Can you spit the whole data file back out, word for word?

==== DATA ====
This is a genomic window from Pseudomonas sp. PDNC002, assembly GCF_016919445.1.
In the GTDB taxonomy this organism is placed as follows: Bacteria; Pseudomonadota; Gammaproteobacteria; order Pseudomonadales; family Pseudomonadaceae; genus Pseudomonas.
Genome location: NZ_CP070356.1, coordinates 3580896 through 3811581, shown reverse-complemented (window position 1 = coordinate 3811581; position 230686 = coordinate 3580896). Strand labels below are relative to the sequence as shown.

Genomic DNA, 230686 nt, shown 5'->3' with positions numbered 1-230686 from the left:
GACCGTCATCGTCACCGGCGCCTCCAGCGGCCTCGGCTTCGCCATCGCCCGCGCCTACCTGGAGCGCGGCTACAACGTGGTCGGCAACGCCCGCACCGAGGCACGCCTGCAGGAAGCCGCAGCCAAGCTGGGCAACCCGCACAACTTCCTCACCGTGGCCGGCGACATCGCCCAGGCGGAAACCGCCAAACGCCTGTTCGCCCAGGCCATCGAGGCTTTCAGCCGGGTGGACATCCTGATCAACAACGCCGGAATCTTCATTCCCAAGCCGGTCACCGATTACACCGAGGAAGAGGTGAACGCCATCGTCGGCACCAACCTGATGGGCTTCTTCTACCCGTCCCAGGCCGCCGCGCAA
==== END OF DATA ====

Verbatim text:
This is a genomic window from Pseudomonas sp. PDNC002, assembly GCF_016919445.1.
In the GTDB taxonomy this organism is placed as follows: Bacteria; Pseudomonadota; Gammaproteobacteria; order Pseudomonadales; family Pseudomonadaceae; genus Pseudomonas.
Genome location: NZ_CP070356.1, coordinates 3580896 through 3811581, shown reverse-complemented (window position 1 = coordinate 3811581; position 230686 = coordinate 3580896). Strand labels below are relative to the sequence as shown.

Genomic DNA, 230686 nt, shown 5'->3' with positions numbered 1-230686 from the left:
GACCGTCATCGTCACCGGCGCCTCCAGCGGCCTCGGCTTCGCCATCGCCCGCGCCTACCTGGAGCGCGGCTACAACGTGGTCGGCAACGCCCGCACCGAGGCACGCCTGCAGGAAGCCGCAGCCAAGCTGGGCAACCCGCACAACTTCCTCACCGTGGCCGGCGACATCGCCCAGGCGGAAACCGCCAAACGCCTGTTCGCCCAGGCCATCGAGGCTTTCAGCCGGGTGGACATCCTGATCAACAACGCCGGAATCTTCATTCCCAAGCCGGTCACCGATTACACCGAGGAAGAGGTGAACGCCATCGTCGGCACCAACCTGATGGGCTTCTTCTACCCGTCCCAGGCCGCCGCGCAA